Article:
SARDs and PRA
What is the retina?
The retina is a thin layer of tissue at the back of the eye which contains millions of light sensitive cells (photoreceptors) along with a variety of nerve cells (See diagram above).
Its role is to receive the light which has passed through the front of the eye and to convert this light in to signals to be sent to the brain for interpretation.
The retina has two main photoreceptors:
Rods: These cells allow your pet to see in dim light conditions
Cones: These cells are active with bright light and allow for colour vision
What is SARDs?
SARDs stands for Sudden Acquired Retinal Degeneration syndrome and is characterised by sudden and irreversible blindness. There is no particularly predisposed breed and the blindness may occur in a few days. SARDs is currently only seen in dogs however it may be present in other members of the animal kingdom which have not been recorded.
What is PRA?
Progressive Retinal Atrophy (PRA) is a group of genetic diseases which progress to complete blindness due to loss of function of the photoreceptors. The disease has been described in many breeds and a complete list may be found on www.bva.co.uk
How can SARDs be diagnosed?
In the early stages of the disease the retina looks normal on examination, even though it is no longer working. Therefore, further tests are needed to provide diagnosis.
Is there any treatment for SARDs?
Although SARDs is still under investigation, there is currently no treatment for this disease and it is unfortunately irreversible. This disease is not painful and a dog can still have a very high quality of life even though they are blind.
How is PRA diagnosed?
Clinical signs include poor vision in dim light conditions, with good vision in bright light conditions. Your pet may become more hesitant and reluctant to go outside at night, but is still bright and happy when out during the day. With time, the disease progresses and may lead to complete blindness. Both eyes are equally affected but sometimes they may show changes at different stages.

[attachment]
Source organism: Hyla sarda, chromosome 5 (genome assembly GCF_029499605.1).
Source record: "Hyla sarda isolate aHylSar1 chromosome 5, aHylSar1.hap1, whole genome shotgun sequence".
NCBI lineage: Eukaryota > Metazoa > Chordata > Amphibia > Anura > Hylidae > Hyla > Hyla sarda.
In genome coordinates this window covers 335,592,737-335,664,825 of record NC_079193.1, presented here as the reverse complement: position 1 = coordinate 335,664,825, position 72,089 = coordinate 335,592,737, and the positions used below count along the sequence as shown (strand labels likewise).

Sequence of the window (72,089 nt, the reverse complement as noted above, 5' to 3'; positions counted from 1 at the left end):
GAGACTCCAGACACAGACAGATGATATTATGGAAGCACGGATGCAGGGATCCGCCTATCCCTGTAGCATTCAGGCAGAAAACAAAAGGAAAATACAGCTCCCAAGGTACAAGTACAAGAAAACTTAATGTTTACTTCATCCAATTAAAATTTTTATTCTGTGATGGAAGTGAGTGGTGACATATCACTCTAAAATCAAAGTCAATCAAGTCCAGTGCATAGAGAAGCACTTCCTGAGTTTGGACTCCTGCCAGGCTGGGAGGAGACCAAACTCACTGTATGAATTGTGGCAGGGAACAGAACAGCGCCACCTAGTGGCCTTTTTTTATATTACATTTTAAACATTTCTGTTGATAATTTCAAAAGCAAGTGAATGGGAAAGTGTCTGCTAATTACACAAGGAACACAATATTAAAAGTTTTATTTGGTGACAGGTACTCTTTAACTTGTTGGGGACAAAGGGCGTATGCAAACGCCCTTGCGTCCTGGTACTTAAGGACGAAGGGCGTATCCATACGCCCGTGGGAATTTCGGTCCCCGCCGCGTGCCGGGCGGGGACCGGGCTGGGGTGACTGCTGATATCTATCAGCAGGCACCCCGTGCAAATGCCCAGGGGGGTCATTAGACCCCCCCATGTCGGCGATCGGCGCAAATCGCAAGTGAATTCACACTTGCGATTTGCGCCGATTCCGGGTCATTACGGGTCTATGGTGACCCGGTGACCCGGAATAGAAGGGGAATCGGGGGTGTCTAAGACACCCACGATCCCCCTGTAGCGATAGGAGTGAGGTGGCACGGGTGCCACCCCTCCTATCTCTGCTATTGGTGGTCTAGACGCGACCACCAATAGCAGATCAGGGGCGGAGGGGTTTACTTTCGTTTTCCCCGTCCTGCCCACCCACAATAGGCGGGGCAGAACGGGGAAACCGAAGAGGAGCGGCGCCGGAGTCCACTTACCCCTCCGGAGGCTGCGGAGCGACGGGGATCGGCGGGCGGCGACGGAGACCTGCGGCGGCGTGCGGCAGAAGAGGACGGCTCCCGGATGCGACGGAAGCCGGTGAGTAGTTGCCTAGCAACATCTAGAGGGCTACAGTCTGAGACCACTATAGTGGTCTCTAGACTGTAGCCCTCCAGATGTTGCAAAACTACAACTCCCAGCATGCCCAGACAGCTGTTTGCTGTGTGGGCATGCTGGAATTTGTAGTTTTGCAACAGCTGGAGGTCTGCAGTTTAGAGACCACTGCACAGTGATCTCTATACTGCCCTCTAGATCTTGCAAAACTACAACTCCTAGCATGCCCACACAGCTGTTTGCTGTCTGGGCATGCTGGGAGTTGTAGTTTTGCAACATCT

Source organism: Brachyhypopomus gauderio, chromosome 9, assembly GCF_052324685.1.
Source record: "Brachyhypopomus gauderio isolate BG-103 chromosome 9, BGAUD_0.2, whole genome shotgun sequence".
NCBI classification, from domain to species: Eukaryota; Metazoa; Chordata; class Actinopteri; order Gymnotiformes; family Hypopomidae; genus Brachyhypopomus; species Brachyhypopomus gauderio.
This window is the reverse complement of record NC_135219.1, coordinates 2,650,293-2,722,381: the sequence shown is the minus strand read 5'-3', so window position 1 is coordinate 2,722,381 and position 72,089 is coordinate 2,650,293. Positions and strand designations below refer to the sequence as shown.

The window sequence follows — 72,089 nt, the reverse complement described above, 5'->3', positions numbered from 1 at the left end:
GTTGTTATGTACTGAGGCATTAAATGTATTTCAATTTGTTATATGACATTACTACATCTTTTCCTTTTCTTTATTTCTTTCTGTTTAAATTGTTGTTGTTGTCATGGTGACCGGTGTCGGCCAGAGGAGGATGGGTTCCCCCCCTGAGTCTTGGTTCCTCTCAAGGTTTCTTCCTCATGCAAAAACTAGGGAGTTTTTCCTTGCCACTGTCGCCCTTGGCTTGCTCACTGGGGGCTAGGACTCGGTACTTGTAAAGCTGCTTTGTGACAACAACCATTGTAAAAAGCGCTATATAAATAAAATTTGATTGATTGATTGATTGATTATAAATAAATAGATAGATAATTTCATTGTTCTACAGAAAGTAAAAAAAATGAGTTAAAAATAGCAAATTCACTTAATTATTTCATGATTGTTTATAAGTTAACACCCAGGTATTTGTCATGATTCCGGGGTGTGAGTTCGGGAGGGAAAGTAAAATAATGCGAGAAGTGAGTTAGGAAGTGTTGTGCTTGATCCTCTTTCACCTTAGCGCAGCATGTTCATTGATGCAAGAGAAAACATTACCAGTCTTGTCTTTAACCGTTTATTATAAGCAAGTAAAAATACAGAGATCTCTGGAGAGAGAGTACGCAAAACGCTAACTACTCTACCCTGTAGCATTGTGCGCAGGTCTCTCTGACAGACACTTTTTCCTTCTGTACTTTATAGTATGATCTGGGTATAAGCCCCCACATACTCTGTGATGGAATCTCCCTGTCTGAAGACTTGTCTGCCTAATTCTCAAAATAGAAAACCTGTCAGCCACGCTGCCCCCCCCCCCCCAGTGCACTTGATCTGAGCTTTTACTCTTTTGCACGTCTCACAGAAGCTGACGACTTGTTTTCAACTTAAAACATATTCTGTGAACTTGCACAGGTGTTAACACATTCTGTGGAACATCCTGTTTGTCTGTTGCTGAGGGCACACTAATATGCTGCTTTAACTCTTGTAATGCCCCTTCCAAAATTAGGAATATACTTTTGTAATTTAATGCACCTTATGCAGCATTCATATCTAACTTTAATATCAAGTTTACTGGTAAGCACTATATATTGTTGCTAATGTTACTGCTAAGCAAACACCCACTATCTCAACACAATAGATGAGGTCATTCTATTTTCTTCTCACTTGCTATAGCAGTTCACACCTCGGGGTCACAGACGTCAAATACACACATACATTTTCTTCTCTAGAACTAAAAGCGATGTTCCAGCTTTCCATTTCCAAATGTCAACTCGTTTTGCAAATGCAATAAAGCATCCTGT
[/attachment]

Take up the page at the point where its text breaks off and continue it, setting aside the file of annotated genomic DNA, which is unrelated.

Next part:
Genetic tests are available and are useful tools to identify dogs carrying the PRA gene, as the transmission of the gene is autosomal recessive (this means that a dog needs two copies of the faulty gene to show the disease). This does not mean that a dog who tested negative cannot have a form of PRA – it may just mean that these genes have not yet been identified. Genetic tests are useful for predisposed breeds and/or breeding individuals.
Is there any treatment for PRA?
Unfortunately, there is no treatment available but the disease is still under investigation. PRA is not painful and most of the dogs will adapt to the situation quite well, having a good to excellent quality of life.
What tests help with diagnosis?
Chromatic PLR test, which involves shining different coloured lights of different intensities into the eyes can be performed to assess visual response during a consultation and may give some information to support the diagnosis of both conditions.
The gold standard for diagnosing retinal diseases is to perform an electroretinography (ERG). This consists of measuring the electrical activity of the retina following light stimulation. The advanced electroretinographic unit at Eye-vet can be used in conscious and cooperative patients, although sedation is often needed to perform the full examination.
Advice on caring for a blind dog
Caring for a blind dog may seem daunting, however your dog will respond incredibly well.
Their other senses will become more dependent and they will use smell, hearing and memory to navigate familiar environments. Dogs often only need some support from the owner during the early period of blindness.
It is advisable to keep all furniture in the house in the same place and do not move any familiar items such as their food/water bowls and beds. Your dog will remember his/her environment from before they become blind and you will be amazed at what they can remember.
Begin to teach your dog ‘help’ words like ‘stop’, ‘step up’, ‘step down’, ‘left’, ‘right’, ‘danger’ etc. Consider using toys which make a noise, or cover any of their favourite toys in a familiar scent so they can always find it.